Respect cultural sensitivities of the country, readers say.
Dubai: Obscenity is defined by the Merriam-Webster dictionary as anything that is 'abhorrent to morality or virtue'.
So would a woman in swimwear make for a good illustrative description?
Which scenarios fly under the radar and what makes you cringe and look away? Gulf News readers voiced opinions from both ends of the spectrum.
Tanisha Gupta, who works in a Dubai-based media agency, thought wearing a bikini did not automatically qualify for an 'obscene' label. She said: "Obscenity is not just about what people are wearing, but what they are doing. Posing in distasteful ways would be more offensive to me than just a woman wearing a swimsuit."
Noorin Ansari, a Sharjah resident, agreed and added that context was important when considering whether an image was obscene or not. She said: "Especially during summer, lifestyle magazines often tend to display images of beachgoers. I don't see anything wrong with that. In fact, I have come across worse images that are far more offensive than people in swimwear."
For Ansari, public displays of affection were a good example of being culturally insensitive, more so when it is done in family areas.
But with the lines often blurred between what is acceptable and what isn't, how does one classify something as offensive?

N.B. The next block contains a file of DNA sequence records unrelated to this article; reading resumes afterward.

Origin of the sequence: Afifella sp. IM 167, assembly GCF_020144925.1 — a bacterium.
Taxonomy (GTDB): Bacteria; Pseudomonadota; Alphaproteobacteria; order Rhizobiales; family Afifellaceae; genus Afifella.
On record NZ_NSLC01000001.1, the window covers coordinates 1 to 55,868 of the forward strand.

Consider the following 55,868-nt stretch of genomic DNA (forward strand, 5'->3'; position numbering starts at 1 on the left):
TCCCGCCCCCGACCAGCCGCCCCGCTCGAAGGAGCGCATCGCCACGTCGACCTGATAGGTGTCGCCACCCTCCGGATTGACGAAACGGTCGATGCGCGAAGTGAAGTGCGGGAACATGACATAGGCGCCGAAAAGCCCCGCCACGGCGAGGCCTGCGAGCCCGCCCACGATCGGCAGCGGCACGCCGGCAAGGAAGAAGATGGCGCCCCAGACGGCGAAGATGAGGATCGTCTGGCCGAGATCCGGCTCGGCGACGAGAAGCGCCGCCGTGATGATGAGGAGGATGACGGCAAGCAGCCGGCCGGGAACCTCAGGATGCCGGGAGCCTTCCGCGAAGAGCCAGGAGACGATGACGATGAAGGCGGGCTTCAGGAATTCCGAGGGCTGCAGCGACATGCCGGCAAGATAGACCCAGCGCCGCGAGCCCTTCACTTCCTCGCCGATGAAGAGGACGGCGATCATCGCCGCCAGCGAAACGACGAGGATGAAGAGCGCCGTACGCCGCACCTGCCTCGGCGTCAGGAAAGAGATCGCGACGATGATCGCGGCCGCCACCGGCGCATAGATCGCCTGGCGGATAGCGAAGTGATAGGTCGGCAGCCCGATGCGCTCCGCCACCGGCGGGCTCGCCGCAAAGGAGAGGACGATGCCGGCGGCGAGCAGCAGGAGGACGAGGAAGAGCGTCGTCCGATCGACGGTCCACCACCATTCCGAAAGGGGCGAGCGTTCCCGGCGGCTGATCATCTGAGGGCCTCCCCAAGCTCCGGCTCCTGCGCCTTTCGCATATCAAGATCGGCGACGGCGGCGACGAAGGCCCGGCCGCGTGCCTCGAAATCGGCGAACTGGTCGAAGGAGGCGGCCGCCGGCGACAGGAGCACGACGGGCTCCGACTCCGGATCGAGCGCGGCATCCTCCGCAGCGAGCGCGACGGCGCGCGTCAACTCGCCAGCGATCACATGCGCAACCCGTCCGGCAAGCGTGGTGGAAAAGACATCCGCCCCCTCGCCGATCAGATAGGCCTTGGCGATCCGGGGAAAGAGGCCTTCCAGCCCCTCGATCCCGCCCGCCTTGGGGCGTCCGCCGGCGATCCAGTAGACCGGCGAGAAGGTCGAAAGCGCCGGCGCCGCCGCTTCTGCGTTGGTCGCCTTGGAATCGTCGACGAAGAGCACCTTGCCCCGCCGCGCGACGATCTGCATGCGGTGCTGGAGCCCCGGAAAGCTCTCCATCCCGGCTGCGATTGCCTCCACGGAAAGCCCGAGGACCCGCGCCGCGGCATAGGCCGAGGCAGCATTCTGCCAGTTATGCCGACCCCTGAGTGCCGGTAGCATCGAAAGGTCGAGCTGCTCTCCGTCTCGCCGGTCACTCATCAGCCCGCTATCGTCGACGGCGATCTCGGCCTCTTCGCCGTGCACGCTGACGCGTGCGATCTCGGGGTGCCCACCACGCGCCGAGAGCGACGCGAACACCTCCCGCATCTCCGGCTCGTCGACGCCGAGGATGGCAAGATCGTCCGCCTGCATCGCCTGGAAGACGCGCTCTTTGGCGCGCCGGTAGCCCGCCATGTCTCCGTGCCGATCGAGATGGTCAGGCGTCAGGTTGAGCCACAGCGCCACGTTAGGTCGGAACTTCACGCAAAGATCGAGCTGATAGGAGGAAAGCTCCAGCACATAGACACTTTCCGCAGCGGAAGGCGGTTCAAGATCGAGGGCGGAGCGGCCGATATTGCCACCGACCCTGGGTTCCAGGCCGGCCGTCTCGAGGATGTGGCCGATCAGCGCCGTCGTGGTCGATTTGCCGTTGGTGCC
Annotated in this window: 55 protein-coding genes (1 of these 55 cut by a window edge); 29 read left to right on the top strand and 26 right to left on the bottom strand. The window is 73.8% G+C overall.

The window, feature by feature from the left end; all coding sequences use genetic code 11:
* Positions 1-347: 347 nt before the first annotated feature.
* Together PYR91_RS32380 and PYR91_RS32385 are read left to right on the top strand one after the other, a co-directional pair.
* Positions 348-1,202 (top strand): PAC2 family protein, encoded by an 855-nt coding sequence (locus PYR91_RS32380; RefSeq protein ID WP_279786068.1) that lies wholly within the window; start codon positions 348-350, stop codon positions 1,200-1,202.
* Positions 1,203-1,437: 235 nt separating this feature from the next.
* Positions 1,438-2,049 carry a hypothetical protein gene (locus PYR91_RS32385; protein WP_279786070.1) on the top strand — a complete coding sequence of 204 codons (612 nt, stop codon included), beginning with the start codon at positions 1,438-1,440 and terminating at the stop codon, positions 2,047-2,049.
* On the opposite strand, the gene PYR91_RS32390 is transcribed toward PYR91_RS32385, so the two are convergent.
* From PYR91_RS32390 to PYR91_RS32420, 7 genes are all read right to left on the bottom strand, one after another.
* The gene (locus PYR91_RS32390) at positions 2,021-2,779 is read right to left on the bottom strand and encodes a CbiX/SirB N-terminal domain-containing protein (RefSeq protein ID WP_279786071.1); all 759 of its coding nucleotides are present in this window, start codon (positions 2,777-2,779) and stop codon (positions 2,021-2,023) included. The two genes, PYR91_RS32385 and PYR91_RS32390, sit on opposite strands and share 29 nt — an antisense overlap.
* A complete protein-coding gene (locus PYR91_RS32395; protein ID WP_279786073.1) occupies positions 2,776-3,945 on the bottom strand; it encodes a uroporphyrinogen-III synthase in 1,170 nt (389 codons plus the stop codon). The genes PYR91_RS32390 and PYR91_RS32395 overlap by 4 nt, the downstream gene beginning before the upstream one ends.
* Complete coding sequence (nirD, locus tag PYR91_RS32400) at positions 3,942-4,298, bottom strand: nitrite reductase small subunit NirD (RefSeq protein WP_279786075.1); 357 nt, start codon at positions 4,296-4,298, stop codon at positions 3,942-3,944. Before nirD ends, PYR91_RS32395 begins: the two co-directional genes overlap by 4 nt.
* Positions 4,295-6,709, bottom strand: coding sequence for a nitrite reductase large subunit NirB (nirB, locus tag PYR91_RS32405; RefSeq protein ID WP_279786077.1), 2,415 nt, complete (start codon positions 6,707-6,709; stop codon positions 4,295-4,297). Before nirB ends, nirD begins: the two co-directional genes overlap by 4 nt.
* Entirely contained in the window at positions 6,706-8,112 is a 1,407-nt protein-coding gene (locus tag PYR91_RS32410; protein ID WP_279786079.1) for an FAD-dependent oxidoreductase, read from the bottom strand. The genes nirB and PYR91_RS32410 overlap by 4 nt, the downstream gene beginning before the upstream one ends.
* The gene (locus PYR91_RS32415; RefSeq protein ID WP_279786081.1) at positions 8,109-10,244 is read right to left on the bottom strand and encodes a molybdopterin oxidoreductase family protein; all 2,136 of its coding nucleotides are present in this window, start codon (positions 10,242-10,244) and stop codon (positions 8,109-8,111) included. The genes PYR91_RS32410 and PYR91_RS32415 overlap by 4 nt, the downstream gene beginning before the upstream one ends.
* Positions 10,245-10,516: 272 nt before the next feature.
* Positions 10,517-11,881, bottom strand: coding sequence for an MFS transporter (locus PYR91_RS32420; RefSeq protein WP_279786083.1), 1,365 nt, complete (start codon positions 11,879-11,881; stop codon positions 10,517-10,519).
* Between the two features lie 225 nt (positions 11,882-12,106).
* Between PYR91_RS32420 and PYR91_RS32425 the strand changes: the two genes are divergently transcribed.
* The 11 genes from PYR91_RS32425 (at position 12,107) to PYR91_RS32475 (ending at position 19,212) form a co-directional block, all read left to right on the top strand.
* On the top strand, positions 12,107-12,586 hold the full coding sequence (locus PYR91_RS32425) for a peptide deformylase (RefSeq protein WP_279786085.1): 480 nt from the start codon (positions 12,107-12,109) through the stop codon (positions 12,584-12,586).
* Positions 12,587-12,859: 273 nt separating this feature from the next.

Arif Akhtar, a managing director based in Sharjah, said the issue was much more complicated with a multicultural society, as "obscenity for one person could be art for another."
He thought the authorities were tackling a non-issue. "People who would consider [such photographs] to be obscene or insensitive are probably watching worse scenes on their television every day."
Paul Sherlock, a British-Irish expatriate, said it was ultimately a personal judgement call.
He said: "Images of people in bikinis do not bother me in the slightest, but [whether it is obscene or not] is not my decision to make. Cultural sensitivities of every country should be respected - but I don't understand why an image of a beachgoer would be singled out for criticism."
Melanie Poblete, a Dubai resident, felt some sort of balance was necessary to keep such issues in check.
She said: "Even if I wear a bikini, I feel I must respect the culture of this country. It is not about freedom of expression, but the responsibility to respect the values of the people with whom you [coexist]."
Cultural and religious sensitivities aside, people must adhere to the laws of the land in which they live, according to Ahmad Al Kathiri, a Canadian expatriate. He said: "In Canada, such images would not have made a difference, but UAE places a high priority on decency and modesty, so of course these values should be upheld."
Al Nisr Publishing LLC 2009. All rights reserved.
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|Publication:||Gulf News (United Arab Emirates)|
|Date:||Jul 8, 2009|
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